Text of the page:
TROS: How IBM mainframes stored microcode in transformers
Why microcode? One of the hardest parts of computer design is creating the control logic that tells each part of the processor what to do to carry out each instruction. In 1951, Maurice Wilkes came up with the idea of microcode: instead of building the control logic from complex logic gate circuitry, the control logic could be replaced with code (i.e. microcode) stored in a special memory called a control store. To execute an instruction, the computer internally executes several simpler micro-instructions, which are specified by the microcode. With microcode, building the processor’s control logic becomes a programming task instead of a logic design task.
Tokyo’s amazing 2D Cafe looks like an illustration, but it’s an actual restaurant you can eat in!
This is some serious trompe l’oeil.
Working with HTTP in Polynote
I mentioned Polynote (Netflix’s polyglot notebook for Scala, Spark and Python especially) before. People are starting to use it for “things”.
The Context Stack: a new way to visualize game rules
Shared by a game designer friend (he just opened a Kickstarter for his latest game!). You know I’m a sucker for using visual representations of knowledge, so this is just right there for me.
The cargo ships that ‘liquefy’
A super weird physical phenomenon that makes cargo ships capsize and disappear.
This is similar to metamorphic testing, but done manually. It’s an interesting idea and worth doing, it’s cheap.
I was an astrologer – here’s how it really works, and why I had to stop
There’s a recent surge in astrology in VC funds: not for choosing the investment, but for investing in “astrology as a service” systems (to be fair, 7 or 8 years ago I thought about writing one…). This is more on the personal side, but interesting nonetheless.
Pour at Your Own Risk: America Warms to a Spill-Prone Wine Jug
Pretty absurd and hardcore cultural appropriation. You are terribly unlikely to see a Spaniard or Catalan drinking from a “porró” (the Catalan word for the thingy). I’ve seen it used more frequently as an alternate oil jug than for drinking wine, here.
Really fast Markov chains in ~20 lines of sh, grep, cut and awk
You can do pretty amazing things with AWK. And AWK is pretty readable, too.
10 Ways to Tweak Slow SQL Queries
One caveat: CTEs are cool and great, but they can sometimes ruin your query planner.
Failing 15% of the time is the best way to learn, say scientists
It is well known that learning needs failure at a point where you are still challenged. A new study suggests this is the correct rate of failure for maximal learning.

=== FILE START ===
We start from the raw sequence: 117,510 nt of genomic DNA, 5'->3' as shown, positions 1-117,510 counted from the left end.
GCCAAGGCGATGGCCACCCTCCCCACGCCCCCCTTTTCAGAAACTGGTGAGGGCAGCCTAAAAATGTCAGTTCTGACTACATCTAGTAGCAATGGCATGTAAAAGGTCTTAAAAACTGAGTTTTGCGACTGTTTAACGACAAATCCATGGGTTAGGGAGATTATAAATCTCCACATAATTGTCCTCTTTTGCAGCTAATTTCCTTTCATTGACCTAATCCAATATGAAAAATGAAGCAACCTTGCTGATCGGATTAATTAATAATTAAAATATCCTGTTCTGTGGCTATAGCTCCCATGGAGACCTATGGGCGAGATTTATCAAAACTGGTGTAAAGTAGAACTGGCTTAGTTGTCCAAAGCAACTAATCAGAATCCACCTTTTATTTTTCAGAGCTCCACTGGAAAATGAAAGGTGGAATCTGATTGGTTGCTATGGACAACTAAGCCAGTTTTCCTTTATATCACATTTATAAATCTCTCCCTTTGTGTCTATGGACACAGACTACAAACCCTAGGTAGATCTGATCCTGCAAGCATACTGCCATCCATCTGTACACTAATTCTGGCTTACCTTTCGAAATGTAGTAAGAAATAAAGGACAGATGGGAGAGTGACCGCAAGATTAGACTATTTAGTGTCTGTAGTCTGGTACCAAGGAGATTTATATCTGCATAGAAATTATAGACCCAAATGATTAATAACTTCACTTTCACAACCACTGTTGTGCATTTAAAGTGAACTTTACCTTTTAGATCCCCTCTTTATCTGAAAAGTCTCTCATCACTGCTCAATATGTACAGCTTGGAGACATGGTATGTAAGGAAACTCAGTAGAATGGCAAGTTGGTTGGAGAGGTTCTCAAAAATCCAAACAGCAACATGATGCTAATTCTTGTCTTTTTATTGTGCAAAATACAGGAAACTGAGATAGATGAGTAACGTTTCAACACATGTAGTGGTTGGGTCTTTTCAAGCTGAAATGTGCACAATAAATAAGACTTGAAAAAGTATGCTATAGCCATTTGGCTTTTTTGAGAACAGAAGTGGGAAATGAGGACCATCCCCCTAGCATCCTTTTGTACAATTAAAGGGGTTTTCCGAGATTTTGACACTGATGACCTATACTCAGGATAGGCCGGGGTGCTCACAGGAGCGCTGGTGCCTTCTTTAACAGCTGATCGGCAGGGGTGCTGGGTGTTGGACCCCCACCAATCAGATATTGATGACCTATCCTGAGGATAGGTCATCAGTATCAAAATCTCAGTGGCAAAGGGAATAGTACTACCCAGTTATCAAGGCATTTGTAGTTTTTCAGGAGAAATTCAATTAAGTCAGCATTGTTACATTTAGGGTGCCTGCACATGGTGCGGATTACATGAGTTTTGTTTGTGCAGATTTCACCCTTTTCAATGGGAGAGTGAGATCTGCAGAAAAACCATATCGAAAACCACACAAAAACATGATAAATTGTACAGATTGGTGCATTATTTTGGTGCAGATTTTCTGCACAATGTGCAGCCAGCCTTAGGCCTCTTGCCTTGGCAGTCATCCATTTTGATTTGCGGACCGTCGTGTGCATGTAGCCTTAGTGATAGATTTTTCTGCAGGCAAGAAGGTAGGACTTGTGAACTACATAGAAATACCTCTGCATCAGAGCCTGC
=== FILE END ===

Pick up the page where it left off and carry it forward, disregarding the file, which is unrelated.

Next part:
performance - Why is Haskell (GHC) so darn fast? - Stack Overflow
An attorney would say this is leading the witness. A stack overflow question, but the answers on why a lazy, very functional language is decently fast once compiled is interesting.
Teeline for the curious: a story of learning things because I can
I learnt Catalan shorthand many years ago (loosely based on Gregg). I found out about Teeline here, and I think this is the one I should learn now.
Build your own Kafka in ZIO - ZIO Queues & ZIO Fibers
A low level example of using ZIO, to get to know its underlying principles. Don’t assume this is like Kafka!
One Word of Code to Stop Using Pandas So Slowly
TL;DR (because the title is not that clear either) is to use swifter, a library that dynamically chooses Pandas methods or Dask methods to be as efficient as possible.
The tiger next door: America’s backyard big cats
The land of the free, unless you are a tiger.
Apps We’re Trying: Alternative Window Managers for macOS
The Sweet Setup has always interesting articles on iOS and Mac apps. This time they tried their hand at tiling window managers for Mac. I used some in the past myself (Amethyst and kwm, the predecesor of chunkwm). Nowadays I use Phoenix with custom-written commands to split windows in certain ways.
Comparing Performance between Apache Spark and PySpark
I’m slightly dubious of the result (reading should be as fast in both).
Parallel Commits: An Atomic Commit Protocol For Globally Distributed Transactions
I forgot most of it almost immediately, although to be fair the same happened with two-phase commit.
Stellar Sonata - Wikipedia
A musical painting. Brilliant.
Scala’s isInstanceOf is an Anti-Pattern
🍿 DASK and Apache Spark
A talk from North America’s Spark Summit 2019 about Dask.
📚 Refuse to choose
The book I mention on the first article. It was deeply touching, realising “I’m not the only one” with this kind of thirst for different things. It was also revealing in how to approach multiple passions and hobbies, and what to do to take full advantage of this. Read it, ASAP. Especially if you like the eclectic selection of topics I offer.
🔊 The Man Who Solved the Market: How Jim Simons Launched the Quant Revolution
Very interesting, with a surprising amount of mentions of familiar mathematicians. It’s more of a biography of Renaissance, more than Simons, but it’s interesting nonetheless.